As is the way with biodynamics, the universe conspired to introduce Pierre to Rudolf Steiner through happenstance. He bought one of Steiner’s book on a whim at a Parisian flea market and thus began his journey from cloth to vine. This path included raising cows (to learn farming biodynamically) and “interning” with Trapet, Lapierre, and Emmanuel Giboulot. In 2002 he purchased his first 2.5 hectares of vines in Maranges and in the Haute Côtes de Beaune.
Pierre’s winery is located in Saint-Aubin and he now also rents and owns vines in Santenay, Monthelie and Corton including a plot of Le Corton itself.
As for the name Belles Lies, it derives from a practice developed by 17th century monks who would dry their barrels and rub them with the lees from the vintage. A fitting technique for a vigneron who is yielding pure, traditional translations of place.
Marie and Vincent Tricot
Marie and Vincent Tricot
Born in Anjou, Vincent left the Loire and attended Oenology School in Beaujolais in the early 1990’s. After graduating he stayed in the region and apprenticed in Brouilly from winemaker Patrick Coton. Around this time he met Marcel Lapierre and several other winemakers who were beginning to attract attention to their non-interventionist style of winemaking. Vincent was moved by their wines and quickly decided that this was the path for him.
In 2002, after travelling the world, he moved with his wife and their 2 daughters to the village of Orcet in Auvergne. They purchased 4.5 ha of organic vines and planted an additional 6 ha. Vincent had learned that the region had one of the largest concentrations of pre-phylloxera vines in France and was eager for such a rare opportunity to work with.
In 2003 the family produced their first cuvee in “Les Marcottes” without any added sulphur and have continued that approach for all of the wines. They Currently grow Gamay, Pinot Noir, Chardonnay and Sauvignon Blanc and hope to plant more vines in the coming years.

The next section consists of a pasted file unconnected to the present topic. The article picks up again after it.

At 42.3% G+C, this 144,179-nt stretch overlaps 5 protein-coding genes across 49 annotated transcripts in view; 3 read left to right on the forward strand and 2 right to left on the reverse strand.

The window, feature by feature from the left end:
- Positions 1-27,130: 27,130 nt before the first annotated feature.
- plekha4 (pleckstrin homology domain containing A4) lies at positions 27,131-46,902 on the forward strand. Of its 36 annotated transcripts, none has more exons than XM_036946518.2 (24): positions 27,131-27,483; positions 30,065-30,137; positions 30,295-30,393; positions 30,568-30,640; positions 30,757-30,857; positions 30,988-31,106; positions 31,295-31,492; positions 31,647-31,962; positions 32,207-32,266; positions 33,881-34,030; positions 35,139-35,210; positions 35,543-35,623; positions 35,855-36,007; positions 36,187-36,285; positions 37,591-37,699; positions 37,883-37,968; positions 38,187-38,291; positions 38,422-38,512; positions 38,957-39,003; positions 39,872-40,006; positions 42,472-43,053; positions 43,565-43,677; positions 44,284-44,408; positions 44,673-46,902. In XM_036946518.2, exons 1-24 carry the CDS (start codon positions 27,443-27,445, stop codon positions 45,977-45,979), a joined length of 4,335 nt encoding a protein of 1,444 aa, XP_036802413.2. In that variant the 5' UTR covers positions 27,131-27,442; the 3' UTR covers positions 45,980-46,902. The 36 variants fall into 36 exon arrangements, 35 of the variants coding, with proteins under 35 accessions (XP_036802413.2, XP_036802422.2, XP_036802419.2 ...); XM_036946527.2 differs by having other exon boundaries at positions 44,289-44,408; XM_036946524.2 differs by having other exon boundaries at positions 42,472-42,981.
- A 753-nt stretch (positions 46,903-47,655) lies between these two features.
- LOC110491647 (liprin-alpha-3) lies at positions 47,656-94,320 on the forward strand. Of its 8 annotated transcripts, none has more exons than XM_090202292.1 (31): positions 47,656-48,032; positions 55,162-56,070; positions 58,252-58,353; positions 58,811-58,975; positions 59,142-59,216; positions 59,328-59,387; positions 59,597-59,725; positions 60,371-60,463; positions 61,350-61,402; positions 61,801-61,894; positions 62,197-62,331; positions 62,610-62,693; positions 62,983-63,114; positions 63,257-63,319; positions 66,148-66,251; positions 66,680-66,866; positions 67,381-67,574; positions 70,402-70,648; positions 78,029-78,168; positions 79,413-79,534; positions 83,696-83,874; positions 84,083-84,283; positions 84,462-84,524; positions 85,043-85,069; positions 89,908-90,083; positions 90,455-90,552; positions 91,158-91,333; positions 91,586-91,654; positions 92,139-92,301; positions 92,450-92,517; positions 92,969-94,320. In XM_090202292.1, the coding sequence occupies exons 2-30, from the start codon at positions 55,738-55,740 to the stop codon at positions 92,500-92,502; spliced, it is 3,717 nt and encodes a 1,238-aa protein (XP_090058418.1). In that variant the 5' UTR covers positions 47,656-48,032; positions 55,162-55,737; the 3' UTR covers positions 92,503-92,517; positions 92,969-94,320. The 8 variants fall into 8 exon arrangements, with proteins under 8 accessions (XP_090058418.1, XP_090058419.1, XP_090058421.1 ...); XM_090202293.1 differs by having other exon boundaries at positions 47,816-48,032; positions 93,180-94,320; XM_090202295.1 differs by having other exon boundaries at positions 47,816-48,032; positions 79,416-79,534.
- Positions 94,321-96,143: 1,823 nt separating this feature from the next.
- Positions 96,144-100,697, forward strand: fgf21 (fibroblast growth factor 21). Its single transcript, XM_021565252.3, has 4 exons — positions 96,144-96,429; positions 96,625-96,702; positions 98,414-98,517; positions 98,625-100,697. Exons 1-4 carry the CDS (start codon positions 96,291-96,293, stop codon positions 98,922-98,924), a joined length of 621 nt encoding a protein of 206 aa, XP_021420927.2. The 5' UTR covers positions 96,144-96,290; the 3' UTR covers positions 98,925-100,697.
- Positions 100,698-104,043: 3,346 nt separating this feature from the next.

Alexandre’s grandfather was a farmer who passed along his passion for the land to Alexandre when he was just a child. It was fitting then, when at the age of 18, he decided to go to winemaking school in Beaune to study oenology. After several experiences working in different vineyards, he bought a few hectares of vines in Pouilly-Fumé in the Loire Valley in 2007. When he met his new neighbor, Sébastien Riffault in Sancerre, he discovered they both shared a similar vision of wine. Alexandre and Sébastien each tend their land biodynamically, working with horses (Alexandre’s horse is named Phenomene) and making wines with minimal intervention.
Alexandre chooses to make natural wine because he believes it is the most authentic product of terroir that he can share with consumers. His terroir is not altered by chemicals and sulfur, which obscure all the work he does in the vineyard. The estate has grown to become 11 hectares that produce 50,000 bottles a year. Even as his production increases, Alexandre is committed to doing 100% of the work in the vineyard with Phenomene and does not want to add any sulfur in his wines. The style of the wine could be compared to Riffault’s wines, as they both seek peak ripeness of Sauvignon Blanc by picking their grapes much later than the rest of the producers in the region. The wines are quite different from a classic Pouilly-Fumé style – richer, more aromatic and dense. This difference is deceiving though because, as Alexandre says, his wines are pure expressions of his terroir and the Sauvignon Blanc variety, nothing added and nothing taken away.
Located in the same village as Les Deux Terres, Villeneuve de Berg, Gregory is one of the youngest winemakers in the region. Similar to the previous estate, he belongs to the new generation of natural producers of Ardèche inspired by the famous wineries of Valvigniere (Le Mazel, Calek…). He started in 2011 with 1.5 ha of vines and now runs 3 ha of Grenache, Merlot, Syrah, Alicante, Chardonnay, Grenache Blanc, all certified organic (ecocert).
When we asked Gregory why he decided to make natural wines, he simply responded because it’s the only wine he likes to drink. His wines are really fresh and light and are a gorgeous expression of fruit and terroir.